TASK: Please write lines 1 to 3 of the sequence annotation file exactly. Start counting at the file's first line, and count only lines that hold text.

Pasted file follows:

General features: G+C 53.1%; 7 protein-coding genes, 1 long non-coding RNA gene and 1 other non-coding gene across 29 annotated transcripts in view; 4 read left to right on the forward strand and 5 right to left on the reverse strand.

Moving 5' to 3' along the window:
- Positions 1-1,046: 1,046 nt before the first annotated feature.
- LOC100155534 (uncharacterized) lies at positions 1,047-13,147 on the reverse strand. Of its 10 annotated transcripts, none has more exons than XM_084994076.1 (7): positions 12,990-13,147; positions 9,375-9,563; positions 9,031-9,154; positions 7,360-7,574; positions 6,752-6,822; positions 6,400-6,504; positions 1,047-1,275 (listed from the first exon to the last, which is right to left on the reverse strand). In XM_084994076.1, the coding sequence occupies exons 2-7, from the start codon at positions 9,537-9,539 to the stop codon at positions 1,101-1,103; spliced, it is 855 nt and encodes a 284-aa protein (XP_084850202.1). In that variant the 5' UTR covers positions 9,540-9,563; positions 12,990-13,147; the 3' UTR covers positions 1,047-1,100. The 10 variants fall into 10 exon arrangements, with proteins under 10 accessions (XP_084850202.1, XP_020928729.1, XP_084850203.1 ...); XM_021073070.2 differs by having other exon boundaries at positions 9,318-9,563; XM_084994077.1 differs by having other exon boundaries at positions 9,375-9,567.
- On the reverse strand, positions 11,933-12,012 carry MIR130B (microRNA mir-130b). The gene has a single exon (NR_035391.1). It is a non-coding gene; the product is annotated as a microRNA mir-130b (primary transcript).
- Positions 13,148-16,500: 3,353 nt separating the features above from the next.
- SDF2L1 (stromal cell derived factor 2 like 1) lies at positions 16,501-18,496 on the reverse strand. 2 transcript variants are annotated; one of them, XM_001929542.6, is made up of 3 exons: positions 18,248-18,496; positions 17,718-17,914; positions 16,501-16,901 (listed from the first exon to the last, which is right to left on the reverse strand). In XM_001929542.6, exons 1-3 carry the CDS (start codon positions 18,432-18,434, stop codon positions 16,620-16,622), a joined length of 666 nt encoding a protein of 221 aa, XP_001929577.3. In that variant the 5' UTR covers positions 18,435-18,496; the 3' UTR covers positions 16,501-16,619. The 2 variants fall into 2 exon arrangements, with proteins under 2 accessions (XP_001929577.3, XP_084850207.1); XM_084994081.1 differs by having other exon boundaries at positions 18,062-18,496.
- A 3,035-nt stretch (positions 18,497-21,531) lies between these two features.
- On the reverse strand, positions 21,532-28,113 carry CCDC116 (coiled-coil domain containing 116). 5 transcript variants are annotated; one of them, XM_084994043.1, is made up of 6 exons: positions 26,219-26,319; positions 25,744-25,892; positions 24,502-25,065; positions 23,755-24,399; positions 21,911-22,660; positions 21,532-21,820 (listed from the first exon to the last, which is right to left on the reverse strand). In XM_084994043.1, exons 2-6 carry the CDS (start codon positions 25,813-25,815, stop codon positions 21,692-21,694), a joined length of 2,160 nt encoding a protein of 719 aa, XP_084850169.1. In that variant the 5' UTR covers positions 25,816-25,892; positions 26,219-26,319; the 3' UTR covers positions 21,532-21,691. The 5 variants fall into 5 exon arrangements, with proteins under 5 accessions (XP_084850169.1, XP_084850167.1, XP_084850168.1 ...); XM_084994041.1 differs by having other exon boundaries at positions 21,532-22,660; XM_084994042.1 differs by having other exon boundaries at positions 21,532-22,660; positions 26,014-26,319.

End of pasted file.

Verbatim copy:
General features: G+C 53.1%; 7 protein-coding genes, 1 long non-coding RNA gene and 1 other non-coding gene across 29 annotated transcripts in view; 4 read left to right on the forward strand and 5 right to left on the reverse strand.

Moving 5' to 3' along the window:
- Positions 1-1,046: 1,046 nt before the first annotated feature.